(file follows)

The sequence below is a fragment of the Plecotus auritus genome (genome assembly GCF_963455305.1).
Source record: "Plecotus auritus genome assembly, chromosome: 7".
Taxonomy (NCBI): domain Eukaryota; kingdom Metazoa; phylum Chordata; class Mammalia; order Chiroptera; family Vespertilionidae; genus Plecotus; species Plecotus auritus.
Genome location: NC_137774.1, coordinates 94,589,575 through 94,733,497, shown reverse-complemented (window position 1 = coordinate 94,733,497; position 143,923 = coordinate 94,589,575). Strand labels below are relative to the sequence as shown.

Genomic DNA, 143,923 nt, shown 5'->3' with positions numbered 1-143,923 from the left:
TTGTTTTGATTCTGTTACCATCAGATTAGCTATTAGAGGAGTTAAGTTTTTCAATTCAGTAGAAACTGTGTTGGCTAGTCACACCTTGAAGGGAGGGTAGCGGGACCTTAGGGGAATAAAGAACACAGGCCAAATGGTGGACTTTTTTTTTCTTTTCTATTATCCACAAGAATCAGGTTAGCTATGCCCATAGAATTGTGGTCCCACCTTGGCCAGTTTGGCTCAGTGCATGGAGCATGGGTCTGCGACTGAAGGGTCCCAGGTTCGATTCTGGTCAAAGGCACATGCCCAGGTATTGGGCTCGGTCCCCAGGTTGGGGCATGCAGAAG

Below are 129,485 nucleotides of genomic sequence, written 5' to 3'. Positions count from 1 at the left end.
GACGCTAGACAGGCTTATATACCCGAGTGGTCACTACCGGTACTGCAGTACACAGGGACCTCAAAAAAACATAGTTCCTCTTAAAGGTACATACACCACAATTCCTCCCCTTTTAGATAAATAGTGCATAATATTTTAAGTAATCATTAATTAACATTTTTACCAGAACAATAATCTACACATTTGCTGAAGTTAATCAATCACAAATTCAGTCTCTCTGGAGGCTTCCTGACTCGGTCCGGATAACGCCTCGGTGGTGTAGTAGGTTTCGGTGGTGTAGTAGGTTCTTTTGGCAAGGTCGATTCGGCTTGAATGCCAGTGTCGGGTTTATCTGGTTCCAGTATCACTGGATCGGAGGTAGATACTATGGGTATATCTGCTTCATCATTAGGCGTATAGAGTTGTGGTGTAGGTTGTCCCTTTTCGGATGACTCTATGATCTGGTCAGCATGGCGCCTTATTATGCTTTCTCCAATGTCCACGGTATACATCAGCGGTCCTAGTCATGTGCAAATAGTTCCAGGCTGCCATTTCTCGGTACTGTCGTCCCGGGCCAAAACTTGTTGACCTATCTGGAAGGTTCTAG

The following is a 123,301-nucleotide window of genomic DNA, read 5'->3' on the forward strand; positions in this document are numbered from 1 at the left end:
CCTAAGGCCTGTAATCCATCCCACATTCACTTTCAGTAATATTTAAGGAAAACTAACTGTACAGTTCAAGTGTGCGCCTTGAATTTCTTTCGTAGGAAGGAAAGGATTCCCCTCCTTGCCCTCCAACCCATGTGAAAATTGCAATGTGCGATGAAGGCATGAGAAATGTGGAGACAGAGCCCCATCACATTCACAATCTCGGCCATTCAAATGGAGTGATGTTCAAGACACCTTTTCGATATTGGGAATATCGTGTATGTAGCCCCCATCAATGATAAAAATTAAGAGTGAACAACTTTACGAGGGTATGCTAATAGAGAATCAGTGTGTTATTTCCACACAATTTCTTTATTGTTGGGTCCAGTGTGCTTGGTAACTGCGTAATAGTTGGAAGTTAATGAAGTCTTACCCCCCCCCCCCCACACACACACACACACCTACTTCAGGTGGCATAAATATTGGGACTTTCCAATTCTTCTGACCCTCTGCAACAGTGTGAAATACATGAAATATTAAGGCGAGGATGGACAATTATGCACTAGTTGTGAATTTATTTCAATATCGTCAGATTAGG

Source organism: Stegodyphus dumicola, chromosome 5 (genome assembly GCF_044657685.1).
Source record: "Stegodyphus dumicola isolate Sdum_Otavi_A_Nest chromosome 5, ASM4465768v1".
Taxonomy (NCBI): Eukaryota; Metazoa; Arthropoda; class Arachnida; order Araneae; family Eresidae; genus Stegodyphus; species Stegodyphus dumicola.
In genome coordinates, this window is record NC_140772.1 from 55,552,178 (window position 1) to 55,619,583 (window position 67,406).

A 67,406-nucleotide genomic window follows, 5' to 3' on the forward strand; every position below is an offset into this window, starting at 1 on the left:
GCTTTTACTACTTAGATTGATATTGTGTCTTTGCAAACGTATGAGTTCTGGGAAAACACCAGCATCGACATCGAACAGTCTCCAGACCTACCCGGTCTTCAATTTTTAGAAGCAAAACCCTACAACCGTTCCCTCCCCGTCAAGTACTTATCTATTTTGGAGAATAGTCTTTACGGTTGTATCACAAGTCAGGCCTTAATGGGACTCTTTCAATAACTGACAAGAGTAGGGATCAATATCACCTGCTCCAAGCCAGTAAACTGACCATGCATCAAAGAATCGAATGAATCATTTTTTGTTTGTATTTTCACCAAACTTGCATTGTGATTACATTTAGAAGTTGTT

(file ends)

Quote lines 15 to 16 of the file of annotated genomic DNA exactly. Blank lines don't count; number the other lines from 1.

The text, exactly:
A 67,406-nucleotide genomic window follows, 5' to 3' on the forward strand; every position below is an offset into this window, starting at 1 on the left:
GCTTTTACTACTTAGATTGATATTGTGTCTTTGCAAACGTATGAGTTCTGGGAAAACACCAGCATCGACATCGAACAGTCTCCAGACCTACCCGGTCTTCAATTTTTAGAAGCAAAACCCTACAACCGTTCCCTCCCCGTCAAGTACTTATCTATTTTGGAGAATAGTCTTTACGGTTGTATCACAAGTCAGGCCTTAATGGGACTCTTTCAATAACTGACAAGAGTAGGGATCAATATCACCTGCTCCAAGCCAGTAAACTGACCATGCATCAAAGAATCGAATGAATCATTTTTTGTTTGTATTTTCACCAAACTTGCATTGTGATTACATTTAGAAGTTGTT